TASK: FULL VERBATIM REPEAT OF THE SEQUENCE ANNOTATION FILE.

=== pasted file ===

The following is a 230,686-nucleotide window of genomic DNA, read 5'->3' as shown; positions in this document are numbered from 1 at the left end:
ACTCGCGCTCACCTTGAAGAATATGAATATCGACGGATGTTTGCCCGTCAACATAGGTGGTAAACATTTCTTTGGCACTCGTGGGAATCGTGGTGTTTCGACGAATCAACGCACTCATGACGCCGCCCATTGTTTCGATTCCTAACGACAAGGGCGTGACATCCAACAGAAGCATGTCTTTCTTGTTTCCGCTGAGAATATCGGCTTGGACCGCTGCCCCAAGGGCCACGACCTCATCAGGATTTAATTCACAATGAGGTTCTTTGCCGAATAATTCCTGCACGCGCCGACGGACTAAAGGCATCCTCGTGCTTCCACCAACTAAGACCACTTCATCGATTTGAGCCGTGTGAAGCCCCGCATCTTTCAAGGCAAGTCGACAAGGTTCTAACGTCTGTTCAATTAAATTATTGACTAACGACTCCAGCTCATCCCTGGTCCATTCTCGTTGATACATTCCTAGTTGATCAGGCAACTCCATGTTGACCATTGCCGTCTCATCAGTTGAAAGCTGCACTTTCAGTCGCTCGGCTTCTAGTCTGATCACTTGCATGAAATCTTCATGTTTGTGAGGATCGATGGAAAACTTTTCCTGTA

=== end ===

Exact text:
The following is a 230,686-nucleotide window of genomic DNA, read 5'->3' as shown; positions in this document are numbered from 1 at the left end:
ACTCGCGCTCACCTTGAAGAATATGAATATCGACGGATGTTTGCCCGTCAACATAGGTGGTAAACATTTCTTTGGCACTCGTGGGAATCGTGGTGTTTCGACGAATCAACGCACTCATGACGCCGCCCATTGTTTCGATTCCTAACGACAAGGGCGTGACATCCAACAGAAGCATGTCTTTCTTGTTTCCGCTGAGAATATCGGCTTGGACCGCTGCCCCAAGGGCCACGACCTCATCAGGATTTAATTCACAATGAGGTTCTTTGCCGAATAATTCCTGCACGCGCCGACGGACTAAAGGCATCCTCGTGCTTCCACCAACTAAGACCACTTCATCGATTTGAGCCGTGTGAAGCCCCGCATCTTTCAAGGCAAGTCGACAAGGTTCTAACGTCTGTTCAATTAAATTATTGACTAACGACTCCAGCTCATCCCTGGTCCATTCTCGTTGATACATTCCTAGTTGATCAGGCAACTCCATGTTGACCATTGCCGTCTCATCAGTTGAAAGCTGCACTTTCAGTCGCTCGGCTTCTAGTCTGATCACTTGCATGAAATCTTCATGTTTGTGAGGATCGATGGAAAACTTTTCCTGTA